Joseph Chamberlain led Conservative and Unionist MPs in demanding Asquith call out the army to disperse the strikers and do the work they would not. Particularly critical was coal, without which Britain could not live. But the prime minister, uncomfortable as he was with the radical action, was beginning to think Hardie had been right, and that there could be no better weapon to force the Lords to the table.
Balfour in turn pressed the king to dismiss Asquith and his government, who were “bringing Britain down to ruin.” The king had not unilaterally dismissed a government in seventy years. George tarried here, too.
Grassroots ‘self-defense’ militias sprang up across the country to protect against the ‘reds,’ and probably about a dozen were killed in small skirmishes nationwide, and many more injured.
Finally, Lord Milner made a desperate decision. He approached Asquith with a proposal: if the prime minister would call out the army and crush the strike, perhaps the Lords could be persuaded to approve the People’s Budget.
Asquith and the rest of the Liberal Party leadership deliberated for only a short while before acquiescence. The young Liberal Home Secretary Winston Churchill, in particular, was horrified by the ‘revolution.’ Despite having been himself slandered as a ‘red’ by Conservatives in parliament, he was fully supportive of putting down the ‘insurgent’ workers.
What happened next would be immortalized as the great betrayal of the British left.
Asquith initially considered asking Hardie and the rest of the strike leadership once more to back down, to inform them of the deal struck, and to warn them that a refusal would mean the deployment of the army. But Liberal acquiescence in the strike had fired the hatred of the Conservatives and the Unionists over the past several months. They were being called ‘revolutionists.’ The National Review had even accused the Liberal Party and the strikers of taking German money to destabilize Britain.
In the end, Asquith, along with Chancellor Lloyd George, Home Secretary Churchill, and Chief Secretary for Ireland James Bryce, decided a show of force would be needed to restore the respectability of the Liberals.
MacDonald, Hardie, and the rest of the labor leaders were left in the dark until the troops came thundering down. Most of the strikers dispersed without a fight, taken by surprise and utterly demoralized. But in some places, there was violence. eight men were shot dead in Northumberland after stones were thrown at a column of passing soldiers. A similar incident occurred in Clyde, where one civilian man and two women, along with a soldier, were killed in an altercation between miners and troops.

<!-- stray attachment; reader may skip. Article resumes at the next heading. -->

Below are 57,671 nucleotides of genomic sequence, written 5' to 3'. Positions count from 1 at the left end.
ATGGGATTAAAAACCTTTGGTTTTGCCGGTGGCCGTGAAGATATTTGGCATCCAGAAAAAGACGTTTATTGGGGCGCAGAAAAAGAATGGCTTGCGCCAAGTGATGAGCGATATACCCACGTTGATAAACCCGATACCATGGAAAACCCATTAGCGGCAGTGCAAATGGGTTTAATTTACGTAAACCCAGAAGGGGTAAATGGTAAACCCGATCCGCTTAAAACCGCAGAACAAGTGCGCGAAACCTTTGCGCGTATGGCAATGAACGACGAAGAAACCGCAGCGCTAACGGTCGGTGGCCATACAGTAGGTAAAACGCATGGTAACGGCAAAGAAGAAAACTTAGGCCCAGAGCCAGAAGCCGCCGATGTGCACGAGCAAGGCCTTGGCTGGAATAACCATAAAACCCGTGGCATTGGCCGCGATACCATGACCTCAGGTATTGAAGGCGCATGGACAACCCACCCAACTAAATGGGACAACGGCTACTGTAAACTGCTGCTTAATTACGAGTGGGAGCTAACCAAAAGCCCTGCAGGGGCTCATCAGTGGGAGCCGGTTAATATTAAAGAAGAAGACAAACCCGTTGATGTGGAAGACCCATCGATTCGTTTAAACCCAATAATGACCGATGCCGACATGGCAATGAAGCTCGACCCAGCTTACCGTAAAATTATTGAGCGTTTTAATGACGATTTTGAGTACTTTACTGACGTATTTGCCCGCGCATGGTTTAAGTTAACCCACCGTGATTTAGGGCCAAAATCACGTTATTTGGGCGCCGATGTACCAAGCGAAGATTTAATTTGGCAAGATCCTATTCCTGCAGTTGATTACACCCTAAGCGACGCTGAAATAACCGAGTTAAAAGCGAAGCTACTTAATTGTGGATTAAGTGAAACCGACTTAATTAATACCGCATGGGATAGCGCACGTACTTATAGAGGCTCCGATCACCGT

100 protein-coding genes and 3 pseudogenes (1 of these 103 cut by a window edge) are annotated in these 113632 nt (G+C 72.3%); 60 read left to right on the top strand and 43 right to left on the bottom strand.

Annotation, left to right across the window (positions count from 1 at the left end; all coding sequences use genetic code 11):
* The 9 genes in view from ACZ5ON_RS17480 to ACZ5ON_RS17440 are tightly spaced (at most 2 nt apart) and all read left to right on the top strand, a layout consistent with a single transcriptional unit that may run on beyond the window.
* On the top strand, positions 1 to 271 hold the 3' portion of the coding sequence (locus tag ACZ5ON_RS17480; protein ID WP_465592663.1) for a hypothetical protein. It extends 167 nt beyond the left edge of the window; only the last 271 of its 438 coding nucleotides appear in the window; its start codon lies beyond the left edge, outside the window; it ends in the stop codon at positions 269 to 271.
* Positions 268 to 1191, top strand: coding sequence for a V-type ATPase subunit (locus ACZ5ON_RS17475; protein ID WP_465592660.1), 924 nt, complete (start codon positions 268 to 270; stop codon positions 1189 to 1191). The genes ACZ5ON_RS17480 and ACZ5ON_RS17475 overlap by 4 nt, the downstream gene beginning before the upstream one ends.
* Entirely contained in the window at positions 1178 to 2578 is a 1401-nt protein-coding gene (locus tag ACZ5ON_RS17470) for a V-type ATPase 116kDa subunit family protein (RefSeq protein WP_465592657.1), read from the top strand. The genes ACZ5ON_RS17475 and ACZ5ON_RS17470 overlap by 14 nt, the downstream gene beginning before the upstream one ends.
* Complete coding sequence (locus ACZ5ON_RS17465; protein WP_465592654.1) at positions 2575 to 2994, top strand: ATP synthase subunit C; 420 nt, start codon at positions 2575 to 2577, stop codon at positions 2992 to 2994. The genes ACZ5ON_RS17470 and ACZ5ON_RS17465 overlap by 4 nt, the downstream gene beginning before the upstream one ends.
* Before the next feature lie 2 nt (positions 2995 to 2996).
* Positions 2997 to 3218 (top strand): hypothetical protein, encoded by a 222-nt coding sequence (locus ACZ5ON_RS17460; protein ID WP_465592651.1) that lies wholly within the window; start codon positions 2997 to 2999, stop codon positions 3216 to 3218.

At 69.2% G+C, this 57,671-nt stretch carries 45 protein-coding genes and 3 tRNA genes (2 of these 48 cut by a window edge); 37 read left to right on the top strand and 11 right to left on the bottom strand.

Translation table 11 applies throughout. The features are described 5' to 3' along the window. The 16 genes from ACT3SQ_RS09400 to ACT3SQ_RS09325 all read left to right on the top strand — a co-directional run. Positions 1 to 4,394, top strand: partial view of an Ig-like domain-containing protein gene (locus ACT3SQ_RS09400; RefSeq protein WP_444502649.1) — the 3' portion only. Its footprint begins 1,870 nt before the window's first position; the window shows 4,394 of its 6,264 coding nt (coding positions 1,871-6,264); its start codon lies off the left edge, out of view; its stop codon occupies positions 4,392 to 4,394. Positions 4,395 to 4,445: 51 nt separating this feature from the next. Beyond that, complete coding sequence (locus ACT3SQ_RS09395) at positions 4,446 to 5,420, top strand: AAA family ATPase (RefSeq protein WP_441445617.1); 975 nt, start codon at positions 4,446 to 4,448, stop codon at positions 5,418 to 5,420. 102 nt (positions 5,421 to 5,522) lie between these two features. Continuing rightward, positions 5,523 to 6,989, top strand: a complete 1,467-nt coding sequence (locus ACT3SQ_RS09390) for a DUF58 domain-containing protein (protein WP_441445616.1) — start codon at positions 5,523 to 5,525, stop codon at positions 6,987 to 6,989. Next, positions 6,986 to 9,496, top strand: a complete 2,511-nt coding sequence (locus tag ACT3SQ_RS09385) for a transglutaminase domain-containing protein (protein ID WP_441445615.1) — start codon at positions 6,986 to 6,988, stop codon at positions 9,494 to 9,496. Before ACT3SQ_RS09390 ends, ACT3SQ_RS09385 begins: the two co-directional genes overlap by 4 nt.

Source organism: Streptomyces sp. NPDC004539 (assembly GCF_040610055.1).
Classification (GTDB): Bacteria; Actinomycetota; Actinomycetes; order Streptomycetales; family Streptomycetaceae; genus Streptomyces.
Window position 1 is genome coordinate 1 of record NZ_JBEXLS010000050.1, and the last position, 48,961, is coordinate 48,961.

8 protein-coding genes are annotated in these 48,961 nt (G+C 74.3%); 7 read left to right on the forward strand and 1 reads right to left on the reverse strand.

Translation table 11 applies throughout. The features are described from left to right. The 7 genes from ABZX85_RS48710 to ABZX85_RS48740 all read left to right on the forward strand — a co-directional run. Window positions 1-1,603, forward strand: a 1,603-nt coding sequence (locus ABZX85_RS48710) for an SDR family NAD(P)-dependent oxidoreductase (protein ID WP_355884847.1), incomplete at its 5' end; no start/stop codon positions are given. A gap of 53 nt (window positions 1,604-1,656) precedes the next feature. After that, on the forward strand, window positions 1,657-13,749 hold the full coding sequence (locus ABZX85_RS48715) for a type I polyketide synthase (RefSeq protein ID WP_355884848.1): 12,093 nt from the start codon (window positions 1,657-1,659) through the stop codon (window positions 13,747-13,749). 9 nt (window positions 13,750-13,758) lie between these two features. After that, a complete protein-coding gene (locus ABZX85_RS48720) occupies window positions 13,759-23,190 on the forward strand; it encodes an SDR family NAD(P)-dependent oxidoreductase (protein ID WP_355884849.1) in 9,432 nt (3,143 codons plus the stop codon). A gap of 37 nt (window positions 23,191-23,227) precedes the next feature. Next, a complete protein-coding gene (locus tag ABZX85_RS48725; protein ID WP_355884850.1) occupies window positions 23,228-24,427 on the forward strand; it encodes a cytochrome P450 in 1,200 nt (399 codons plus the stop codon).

The worst was in Belfast, where the Coldstream Guards were deployed to quell street fighting between Irish nationalists and loyalist Ulstermen. Twenty-two people died.
The strike was suppressed within the week, and true to their word, the Lords passed the People’s Budget.
But the LRC, ILP, and union workers as a whole, were stunned by the treachery of their erstwhile allies.
Hardie denounced Asquith and the rest of the Liberals as snakes and blackguards. The Irish Nationalists were similarly furious, feeling that the Liberals bore responsibility for what was already being called the ‘Belfast massacre.’
Ironically, Asquith’s bid to save face and maintain the position of his party instead dealt an incalculably damaging blow to the Liberals.
In winter 1907, despite all his efforts, parliament passed a vote of no confidence in the government. It was supported both by the Conservatives, who were hardly mollified that Asquith had eventually restored order after allowing ‘anarchists’ to run riot for weeks, and by vengeful Labour and Irish Nationalists.
Asquith’s government fell.
A snap election was held in January 1908. It swept the Conservatives back to power in a landslide, winning an absolute majority of 352 seats in the House of Commons. Many workers and even Irish nationalists are supposed to have voted for the Conservatives out of spite. Few Conservatives tried to make up the difference by voting Liberal in gratitude.
Balfour was invited to become Prime Minister again, and he dutifully formed a government.
Balfour cannot himself be said to have been on the New Right of his party. But that faction loomed ever larger behind him, headed up by Lord Milner along with Joseph Chamberlain, Willoughby de Broke, L.S Amery, and Arnold White, among others. The crisis of 1907 had convinced many Conservatives of the necessity of social reform in the interest of the lower orders, if similar episodes were not to become regular occurrences. At the same time, they were convinced of the necessity of cracking down – and brutally – on ‘agitators’ who sought to stir up the working class to such tumult. This mingled with the aforementioned growing xenophobia directed towards continentals (which meant, in practice, Germans and Jews) as the exporters of those radical agitators, and also towards the Irish as a disloyal element in the rear. On top of this reactionary confection was layered a renewed imperialist aggression, which meant to direct the violent energies of Englishmen outwards rather than inwards, towards racial and cultural inferiors. It would be some years yet before the New Right came to be a decisive force in British politics, but its contours were already taking shape when Balfour regained the premiership in 1908.